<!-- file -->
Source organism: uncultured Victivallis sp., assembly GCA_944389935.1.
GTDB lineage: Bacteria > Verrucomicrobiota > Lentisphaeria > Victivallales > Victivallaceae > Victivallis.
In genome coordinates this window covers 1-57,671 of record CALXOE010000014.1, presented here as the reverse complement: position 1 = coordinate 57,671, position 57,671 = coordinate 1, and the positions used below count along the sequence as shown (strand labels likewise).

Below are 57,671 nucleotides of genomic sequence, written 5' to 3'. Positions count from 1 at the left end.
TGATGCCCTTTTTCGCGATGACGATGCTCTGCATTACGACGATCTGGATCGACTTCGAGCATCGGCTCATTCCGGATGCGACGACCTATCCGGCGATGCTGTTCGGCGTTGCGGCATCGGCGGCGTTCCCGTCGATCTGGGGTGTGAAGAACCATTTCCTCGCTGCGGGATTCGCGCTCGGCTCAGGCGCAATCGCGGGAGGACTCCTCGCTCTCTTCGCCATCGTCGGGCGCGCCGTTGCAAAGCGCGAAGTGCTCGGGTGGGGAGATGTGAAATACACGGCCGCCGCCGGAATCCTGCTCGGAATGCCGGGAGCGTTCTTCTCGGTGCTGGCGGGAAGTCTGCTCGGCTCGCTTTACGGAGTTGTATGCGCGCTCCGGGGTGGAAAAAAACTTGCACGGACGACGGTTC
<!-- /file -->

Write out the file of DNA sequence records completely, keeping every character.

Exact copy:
Source organism: uncultured Victivallis sp., assembly GCA_944389935.1.
GTDB lineage: Bacteria > Verrucomicrobiota > Lentisphaeria > Victivallales > Victivallaceae > Victivallis.
In genome coordinates this window covers 1-57,671 of record CALXOE010000014.1, presented here as the reverse complement: position 1 = coordinate 57,671, position 57,671 = coordinate 1, and the positions used below count along the sequence as shown (strand labels likewise).

Below are 57,671 nucleotides of genomic sequence, written 5' to 3'. Positions count from 1 at the left end.
TGATGCCCTTTTTCGCGATGACGATGCTCTGCATTACGACGATCTGGATCGACTTCGAGCATCGGCTCATTCCGGATGCGACGACCTATCCGGCGATGCTGTTCGGCGTTGCGGCATCGGCGGCGTTCCCGTCGATCTGGGGTGTGAAGAACCATTTCCTCGCTGCGGGATTCGCGCTCGGCTCAGGCGCAATCGCGGGAGGACTCCTCGCTCTCTTCGCCATCGTCGGGCGCGCCGTTGCAAAGCGCGAAGTGCTCGGGTGGGGAGATGTGAAATACACGGCCGCCGCCGGAATCCTGCTCGGAATGCCGGGAGCGTTCTTCTCGGTGCTGGCGGGAAGTCTGCTCGGCTCGCTTTACGGAGTTGTATGCGCGCTCCGGGGTGGAAAAAAACTTGCACGGACGACGGTTC